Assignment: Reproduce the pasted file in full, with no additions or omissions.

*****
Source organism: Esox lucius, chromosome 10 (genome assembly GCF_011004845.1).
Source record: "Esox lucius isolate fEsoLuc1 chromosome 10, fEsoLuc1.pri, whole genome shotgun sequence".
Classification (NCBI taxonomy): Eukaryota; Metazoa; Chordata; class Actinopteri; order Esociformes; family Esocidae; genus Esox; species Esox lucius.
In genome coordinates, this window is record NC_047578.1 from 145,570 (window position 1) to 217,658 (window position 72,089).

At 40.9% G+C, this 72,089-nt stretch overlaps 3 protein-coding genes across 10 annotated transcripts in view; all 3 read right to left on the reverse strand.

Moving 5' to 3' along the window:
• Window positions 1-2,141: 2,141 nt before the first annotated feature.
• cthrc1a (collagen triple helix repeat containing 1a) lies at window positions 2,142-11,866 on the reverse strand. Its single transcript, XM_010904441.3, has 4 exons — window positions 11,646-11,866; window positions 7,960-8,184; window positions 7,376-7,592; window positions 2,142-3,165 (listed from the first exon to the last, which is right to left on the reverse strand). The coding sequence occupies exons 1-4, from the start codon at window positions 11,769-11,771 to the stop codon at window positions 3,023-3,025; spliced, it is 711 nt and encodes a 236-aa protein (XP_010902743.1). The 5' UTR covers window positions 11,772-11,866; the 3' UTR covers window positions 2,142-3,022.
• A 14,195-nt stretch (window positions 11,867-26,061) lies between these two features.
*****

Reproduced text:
Source organism: Esox lucius, chromosome 10 (genome assembly GCF_011004845.1).
Source record: "Esox lucius isolate fEsoLuc1 chromosome 10, fEsoLuc1.pri, whole genome shotgun sequence".
Classification (NCBI taxonomy): Eukaryota; Metazoa; Chordata; class Actinopteri; order Esociformes; family Esocidae; genus Esox; species Esox lucius.
In genome coordinates, this window is record NC_047578.1 from 145,570 (window position 1) to 217,658 (window position 72,089).

At 40.9% G+C, this 72,089-nt stretch overlaps 3 protein-coding genes across 10 annotated transcripts in view; all 3 read right to left on the reverse strand.

Moving 5' to 3' along the window:
• Window positions 1-2,141: 2,141 nt before the first annotated feature.
• cthrc1a (collagen triple helix repeat containing 1a) lies at window positions 2,142-11,866 on the reverse strand. Its single transcript, XM_010904441.3, has 4 exons — window positions 11,646-11,866; window positions 7,960-8,184; window positions 7,376-7,592; window positions 2,142-3,165 (listed from the first exon to the last, which is right to left on the reverse strand). The coding sequence occupies exons 1-4, from the start codon at window positions 11,769-11,771 to the stop codon at window positions 3,023-3,025; spliced, it is 711 nt and encodes a 236-aa protein (XP_010902743.1). The 5' UTR covers window positions 11,772-11,866; the 3' UTR covers window positions 2,142-3,022.
• A 14,195-nt stretch (window positions 11,867-26,061) lies between these two features.